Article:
when the Chief Justice of Barbados takes almost a year to deliver a judgement which, when delivered, shows errors in law that make it instantly appealable and reversible on appeal;
when the same Chief Justice writes to counsel saying that he can arbitrarily change judges on cases in mid-stream, which will lead to constitutional actions being brought against Barbados and joining that Chief Justice personally – in other words, the Chief Justice of Barbados will be sued in his own court for breaches of the Administration of Justice Act and the Constitution – which, as he has sworn to uphold both, is gross misconduct;
when there are MANY actions brought by litigants against the courts for breaches of their constitutional rights, but the courts are conspiring to either lose the files or to ensure that these cases are not set down for hearing (we know of some that have been waiting for 4 years); and
when the excuse of the Registrar is invariable that “the file is lost”:
Then we need to ask the writer of the “editorial” why he thinks that Sir Frederick Smith’s comments have, “the capacity to challenge the competence, if not the integrity, of our High Court judges and the institution of the judiciary itself.”
BU suggests that it is not Sir Frederick who has challenged “the competence and integrity of the High Court judges and the institution of the judiciary itself”. That has been challenged by the institution of the judiciary itself. It is not Sir Frederick’s comments that have “the potential to undermine confidence in the judiciary if perchance they fall on fertile ground”. The judiciary is doing a damn good job on its own.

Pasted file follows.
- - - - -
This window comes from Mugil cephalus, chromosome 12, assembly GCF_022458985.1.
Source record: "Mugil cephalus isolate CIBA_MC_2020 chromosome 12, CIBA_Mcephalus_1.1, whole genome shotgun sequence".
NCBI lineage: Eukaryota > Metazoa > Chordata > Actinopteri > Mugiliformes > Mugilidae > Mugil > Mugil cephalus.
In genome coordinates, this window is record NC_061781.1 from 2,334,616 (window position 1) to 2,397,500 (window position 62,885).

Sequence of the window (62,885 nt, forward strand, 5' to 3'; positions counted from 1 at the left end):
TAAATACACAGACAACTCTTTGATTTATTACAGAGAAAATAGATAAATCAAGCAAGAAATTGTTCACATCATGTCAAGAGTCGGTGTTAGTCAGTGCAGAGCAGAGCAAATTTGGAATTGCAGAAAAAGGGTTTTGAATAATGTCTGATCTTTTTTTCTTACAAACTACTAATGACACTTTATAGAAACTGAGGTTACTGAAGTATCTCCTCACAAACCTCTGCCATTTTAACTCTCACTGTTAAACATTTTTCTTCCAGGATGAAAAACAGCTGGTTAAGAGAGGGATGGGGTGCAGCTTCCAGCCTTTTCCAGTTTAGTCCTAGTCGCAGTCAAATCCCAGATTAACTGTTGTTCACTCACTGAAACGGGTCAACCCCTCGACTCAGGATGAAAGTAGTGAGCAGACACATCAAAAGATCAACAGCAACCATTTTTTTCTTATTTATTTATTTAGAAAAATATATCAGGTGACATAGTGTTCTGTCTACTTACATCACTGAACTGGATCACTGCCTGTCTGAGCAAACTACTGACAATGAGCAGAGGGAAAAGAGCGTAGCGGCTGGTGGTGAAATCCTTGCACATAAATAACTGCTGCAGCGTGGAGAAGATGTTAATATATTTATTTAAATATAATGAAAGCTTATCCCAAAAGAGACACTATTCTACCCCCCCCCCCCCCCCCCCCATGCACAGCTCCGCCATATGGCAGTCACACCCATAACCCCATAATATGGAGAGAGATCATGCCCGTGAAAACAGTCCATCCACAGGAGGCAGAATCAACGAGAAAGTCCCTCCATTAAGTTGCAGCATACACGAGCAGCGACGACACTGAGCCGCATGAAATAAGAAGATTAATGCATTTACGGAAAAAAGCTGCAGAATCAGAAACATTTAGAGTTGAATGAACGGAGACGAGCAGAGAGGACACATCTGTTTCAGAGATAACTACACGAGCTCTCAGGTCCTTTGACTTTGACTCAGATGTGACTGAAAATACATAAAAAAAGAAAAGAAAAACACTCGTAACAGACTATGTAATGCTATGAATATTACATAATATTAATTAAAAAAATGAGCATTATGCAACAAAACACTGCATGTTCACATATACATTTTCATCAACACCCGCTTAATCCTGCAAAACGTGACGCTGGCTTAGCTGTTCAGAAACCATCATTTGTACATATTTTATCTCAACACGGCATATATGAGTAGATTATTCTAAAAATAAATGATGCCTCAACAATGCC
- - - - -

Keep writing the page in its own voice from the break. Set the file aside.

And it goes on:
Sir Frederick says that Errol Barrow got it wrong – but in defence of Mr Barrow, BU feels impelled to point out that the lawyer of the standards and personal professional integrity of Mr Barrow might have found it impossible to foresee the conduct and tactics of a government and attorney general that allowed an attorney general to be “translated” from attorney general to chief justice in the blink of an eye. Indeed, Mr Barrow would have found the present state of the justice system that he served with such distinction for so many years, questionable
On 18 March 2011, Nation reporter, Wade Gibbons, reported on the comments of Sir Roy Marshall. Here is the link for the edification of the Nation ‘editor’ who wrote this “editorial”: The comments of Sir Roy Marshall were very similar in content, if not in tone, to those of his learned colleague, Sir Frederick Smith. It amazes that the Nation, merely two years ago, was publishing a headline that read, “Shame!” in connection with the self-same justice system it now seeks to defend. Today, because it suits the author of this “editorial” it chooses to denigrate the comments of Sir Frederick who has simply told Bajans the truth and confirmed the terminal state of Barbados judicial system that BU has been reporting on from our inception.
“As defenders of the public interest, and against the backdrop of current reality, and as a paper of record, we felt a duty not to remain silent! What pomposity! Someone is clearly extremely upset that Sir Frederick was asked to deliver the eulogy for Lindsay Worrell. They are even more upset with poor old Sleepy for doing what Sleepy has always done – tell the truth regardless.
BU has always had a soft spot for Sir Fred who give generously given of his time on radio in what we thought was an excellent program ‘Lawyer on Call’. One always got the impression that his willingness to call a spade a spade and to work with the lower class of society did not endear him to the establishment.